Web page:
I’m grizzly bear. I’m fierce and fat…
And dangerous. Remember that!
My teeth are sharp as sabers.
My curvy claws can cut like saws,
And when I prowl the woods I growl
And frighten all my neighbors.
I rule the land. This forest’s mine!
I ain’t NOBODY’S valentine!
Don’t think that you can be my friend…
LOOK AT US NOW!
The day we hatched from jellied eggs…
We looked like fish. We had no legs.
We breathed through gills. We had no lungs.
We didn’t have long sticky tongues.
We didn’t look like frogs…for sure.
But then we started to mature.
And day by day we changed and grew.
To tails and gills we bid adieu.
Now we have lungs and four fine limbs…
And we can croak
I’m a slippery slitherer,
silent and sleek,
sliding and slinking
weaving and winding
legless and low
I slip slyly hidden
wherever I go.
Wending and bending
by stalk, stem, and stone
like a ribbon of muscle
and skin without bone
tongue catching the scent
of a soft, furry prey.
Smells like it’s field mouse
for dinner today!
I love mask poems! I love reading and writing them. I think it’s so much fun to take on the personality and speak in the voice of an animal, element of nature, an inanimate object. In my animal mask poems posted above, I tried to capture different personalities or emotions: The bear is boasting about how tough he is and trying to scare other animals. The frogs are excited about having grown into adults. The snake is speaking quietly about the way he moves—sliding and slinking and sneaking up on prey.
In the following poem, a snail speaks. This poem is meant to be read in the voice of a plodding slowpoke. (I’m sorry that I can’t print the end of the first stanza on Blogger the way it should be.)
I’m snail. I’m slow.
That’s how I go
From place to place.
I never race.
I take my time.
I s l i d e
I have a heavy shell to bear…
But I don’t care.
I never grouse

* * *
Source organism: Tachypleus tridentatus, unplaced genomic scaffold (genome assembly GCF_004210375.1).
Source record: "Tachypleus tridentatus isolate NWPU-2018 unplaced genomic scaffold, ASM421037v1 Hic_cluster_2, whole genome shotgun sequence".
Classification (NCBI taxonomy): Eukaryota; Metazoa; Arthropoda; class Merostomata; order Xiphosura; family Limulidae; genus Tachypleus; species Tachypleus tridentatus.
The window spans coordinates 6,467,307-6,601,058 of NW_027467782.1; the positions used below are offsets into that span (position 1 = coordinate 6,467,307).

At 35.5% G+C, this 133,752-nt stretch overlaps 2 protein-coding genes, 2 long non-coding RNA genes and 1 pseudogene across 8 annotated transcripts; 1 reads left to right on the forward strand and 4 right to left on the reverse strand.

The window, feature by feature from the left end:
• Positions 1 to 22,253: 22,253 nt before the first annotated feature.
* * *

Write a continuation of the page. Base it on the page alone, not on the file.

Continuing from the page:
Because I have to wear
I just suppose
That’s how it goes…
Some are fast
And some are slow…
And slow is fast
As I can go.
Slow’s the only speed I know.
I loved sharing and writing mask poems with my students when I was an elementary teacher and a school librarian. I found having my students write mask poems was an excellent way to encourage them to think and write creatively about subjects that they were learning about in school.
If we were doing a unit of study on space, my students could pretend they were the sun, the moon, a planet, a meteor, a star, a galaxy—and write poems from the perspectives of those “heavenly “ objects. Imagine pretending to be a galaxy spiraling around in the universe…a meteor blazing through Earth’s atmosphere…the sun blasting out solar flares…a star looking like a jewel in the night sky!
Imagine speaking in the voice of an animal you had learned about through doing research on and writing a report about. In your poem, you could slither and hiss as a cobra. You could be a cheetah and run across the grassland chasing prey. You could be a penguin speeding “through the freezing sea like a bullet.”
After taking walks in the woods, observing a tree in or near your yard for several days, and studying about evergreen trees and about the yearly cycle of broadleaf trees—you might even pretend to be a willow tree with a crown of green that “looks like a leafy waterfall”—or a birch tree that feels alone in the forest and whistles “in the night when the wind blows through my leaves”—or a tree beseeching a bluebird to build a nest in its leafy arms and to lay eggs the color of the sky in it.
My students really got into the groove of taking on the “personality” of the subjects they wrote about in their mask poems.
Here are three mask poems written by my second grade students that won prizes in the 2000 Massachusetts Science Poetry Contest:
If I Were a Tree
I Am the Sun
I am the sun,